Aaron Blumer: I do think there is one way to mix frivolity/humor with “serious doctrine.” As I’ve been thinking about what goes “clunk” in our VBS and what doesn’t, I’ve seen something of a pattern. Humor works well as a tool for exposing the flaws in human nature… our foolishness, etc. It’s true that sometimes humor can make serious flaws look unserious/unimportant so that category isn’t a no brainer either, but I’ve often found that a silly skit in which a character does something goofy that illustrates something true about the way people are doesn’t seem out of character or like a forced wedding between incompatible things…

Also, there is a difference between serious/unserious and important/unimportant. That is, we do not necessarily communicate that something is unimportant when we depict it in a humorous way. The long and glorious tradition (hmmm….Princess Bride) of parody kind of backs that up.

And sometimes laughter is such a powerful tool for getting folks to lower their defenses and consider a truth they would otherwise bristle at…
Scott Aniole: So they use puppets to teach Bible stories, never realizing that their children are learning to view biblical truth as something light and trivial.
Scott, I get what you’re saying and I think the idea that we are going for the mind at exactly the time we should be going for the affections is worth some serious reflection.

But I wonder if it’s so easy to tell what kids are learning. I grew up on this kind of stuff and I did not learn to “view biblical truth as something light an trivial.” Rather, I think that at least some of the time, the puppets—for example—were serious to me. What I see when I watch kids watch skits and things is that they suspend disbelief to a degree we adults are just not capable of. The puppet show becomes reality for them for a while.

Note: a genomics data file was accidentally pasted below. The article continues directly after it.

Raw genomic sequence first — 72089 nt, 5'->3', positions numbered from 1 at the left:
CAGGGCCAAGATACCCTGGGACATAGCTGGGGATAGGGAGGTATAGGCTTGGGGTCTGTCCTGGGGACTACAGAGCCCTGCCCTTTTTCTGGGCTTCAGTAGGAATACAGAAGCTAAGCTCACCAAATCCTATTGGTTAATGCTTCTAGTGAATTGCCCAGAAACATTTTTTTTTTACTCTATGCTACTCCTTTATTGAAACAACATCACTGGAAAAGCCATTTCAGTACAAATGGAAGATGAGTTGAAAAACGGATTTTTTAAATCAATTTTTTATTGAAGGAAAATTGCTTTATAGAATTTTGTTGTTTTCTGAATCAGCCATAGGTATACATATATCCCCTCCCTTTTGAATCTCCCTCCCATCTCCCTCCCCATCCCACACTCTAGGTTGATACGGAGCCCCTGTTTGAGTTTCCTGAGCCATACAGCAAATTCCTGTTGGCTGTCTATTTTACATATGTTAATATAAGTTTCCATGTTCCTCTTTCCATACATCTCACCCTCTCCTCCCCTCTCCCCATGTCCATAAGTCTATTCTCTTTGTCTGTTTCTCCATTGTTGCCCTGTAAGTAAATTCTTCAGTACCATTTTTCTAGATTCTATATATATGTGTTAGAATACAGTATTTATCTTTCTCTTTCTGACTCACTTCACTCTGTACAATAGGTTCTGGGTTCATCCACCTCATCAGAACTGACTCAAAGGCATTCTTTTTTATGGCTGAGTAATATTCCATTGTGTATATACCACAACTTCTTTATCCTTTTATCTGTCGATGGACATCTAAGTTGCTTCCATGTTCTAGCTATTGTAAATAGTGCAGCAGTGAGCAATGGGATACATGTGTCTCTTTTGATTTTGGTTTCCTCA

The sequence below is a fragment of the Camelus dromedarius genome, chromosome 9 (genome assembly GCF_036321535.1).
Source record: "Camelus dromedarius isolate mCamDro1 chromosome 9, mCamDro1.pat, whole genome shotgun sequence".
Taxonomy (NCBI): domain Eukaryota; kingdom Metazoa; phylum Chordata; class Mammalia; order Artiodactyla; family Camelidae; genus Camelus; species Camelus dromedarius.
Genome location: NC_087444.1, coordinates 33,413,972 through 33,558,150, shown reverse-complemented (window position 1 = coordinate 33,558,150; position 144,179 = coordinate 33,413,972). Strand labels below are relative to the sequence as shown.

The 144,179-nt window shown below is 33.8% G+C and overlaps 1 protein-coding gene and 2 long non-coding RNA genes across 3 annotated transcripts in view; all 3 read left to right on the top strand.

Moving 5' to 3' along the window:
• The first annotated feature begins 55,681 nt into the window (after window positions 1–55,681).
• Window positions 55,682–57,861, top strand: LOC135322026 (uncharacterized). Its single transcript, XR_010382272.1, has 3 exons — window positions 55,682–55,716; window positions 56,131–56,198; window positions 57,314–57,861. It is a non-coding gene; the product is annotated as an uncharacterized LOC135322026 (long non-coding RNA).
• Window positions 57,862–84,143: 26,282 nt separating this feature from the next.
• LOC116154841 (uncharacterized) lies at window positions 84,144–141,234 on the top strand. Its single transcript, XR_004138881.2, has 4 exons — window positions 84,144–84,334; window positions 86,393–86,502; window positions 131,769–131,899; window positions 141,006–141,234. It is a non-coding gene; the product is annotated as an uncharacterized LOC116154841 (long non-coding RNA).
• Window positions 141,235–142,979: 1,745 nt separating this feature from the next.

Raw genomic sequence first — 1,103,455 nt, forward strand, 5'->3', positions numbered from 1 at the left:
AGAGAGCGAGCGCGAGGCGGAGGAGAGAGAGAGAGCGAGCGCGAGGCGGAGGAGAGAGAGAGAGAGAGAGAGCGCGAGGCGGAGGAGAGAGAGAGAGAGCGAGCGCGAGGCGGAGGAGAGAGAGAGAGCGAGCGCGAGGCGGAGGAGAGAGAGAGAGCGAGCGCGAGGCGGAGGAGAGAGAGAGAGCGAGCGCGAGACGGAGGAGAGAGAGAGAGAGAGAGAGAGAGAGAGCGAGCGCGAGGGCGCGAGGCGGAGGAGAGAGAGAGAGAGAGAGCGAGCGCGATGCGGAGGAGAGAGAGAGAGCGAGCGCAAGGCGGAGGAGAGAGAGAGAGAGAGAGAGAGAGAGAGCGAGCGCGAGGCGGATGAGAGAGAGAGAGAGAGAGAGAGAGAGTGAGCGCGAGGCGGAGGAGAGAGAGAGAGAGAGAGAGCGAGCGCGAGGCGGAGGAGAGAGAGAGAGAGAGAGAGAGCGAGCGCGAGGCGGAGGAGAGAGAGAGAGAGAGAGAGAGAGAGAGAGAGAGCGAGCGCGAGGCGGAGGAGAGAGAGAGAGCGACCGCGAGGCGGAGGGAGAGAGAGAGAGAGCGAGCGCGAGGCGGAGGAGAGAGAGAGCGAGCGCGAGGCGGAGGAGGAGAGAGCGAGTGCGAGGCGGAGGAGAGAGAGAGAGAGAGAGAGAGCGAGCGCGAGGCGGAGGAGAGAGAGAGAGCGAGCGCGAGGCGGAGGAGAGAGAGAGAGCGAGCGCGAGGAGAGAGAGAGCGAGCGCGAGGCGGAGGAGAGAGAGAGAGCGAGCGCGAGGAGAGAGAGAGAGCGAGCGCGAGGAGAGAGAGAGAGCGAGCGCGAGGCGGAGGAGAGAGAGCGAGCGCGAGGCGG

So I often wonder if what goes “clunk” for me doesn’t work just fine for them after all. It’s not easy to sort out.
Bro. Leavell responded here and here -
My seven year old is a sharp kid. Though he is only seven, he is already in fourth grade. We home school him and this year are using a computer based program. Right now he reviewing vocabulary words and he is playing a game designed to help him remember the words. Educators understand that entertainment can be a great form of memorization and learning and they utilize it in the classroom. One of my four year olds favorite games is the memory flash cards game (that and War). His mind is learning though he just thinks he’s playing a game. I think we do ourselves a disservice by regulating the Word of God to the realms of serious, somber, and intellectual pursuits. The problem usually comes when morality is used for the purpose of entertainment rather than entertainment used to instruct. When entertainment is the goal, the Bible and morality take a supporting role. This isn’t the case in What’s in the Bible but rather it uses the medium of songs and humor to educate children in an overview of the Bible. Major difference between this series and Veggie Tales. What’s in the Bible was mainly review for my kids, but they did learn a lot of new things that they hadn’t heard - like Deuteronomy being speaches from Moses before he died for example. It reinforces what my wife and I are teaching them in a way that solidifies it so they won’t forget it. As I said in the review, parents should not use this series as their only source of Biblical instruction. For us, it’s been the start to many helpful discussions on the Bible.

Scott - sometimes morality really IS funny, even the subject of worship is funny. Consider Elijah on Mt. Carmel in his mocking of the prophets of Baal. Come on, that’s just hilarious! Consider Isaiah for mocking those who make gods who burn one end of the log in the fire and the other end they make a god. What if they burned the wrong end? That’s funny! Smile Remember Proverbs 17:22, “A merry heart does good, like medicine, But a broken spirit dries the bones.” When my children learn Scripture, I want to be careful that my instruction of Scripture is not just dry like bones, but that it’s ok to laugh sometimes, even when learning Scripture. If not, for shame on any pastor who has ever told a joke during his sermon to illustrate his point!
… As is usually helpful in these types of things, perhaps more questions should be asked than statements in order to understand where the other is coming from. For example, I hope people understand that I am not advocating frivolity and humor is always approriate or even necessary to make a point. And I fear I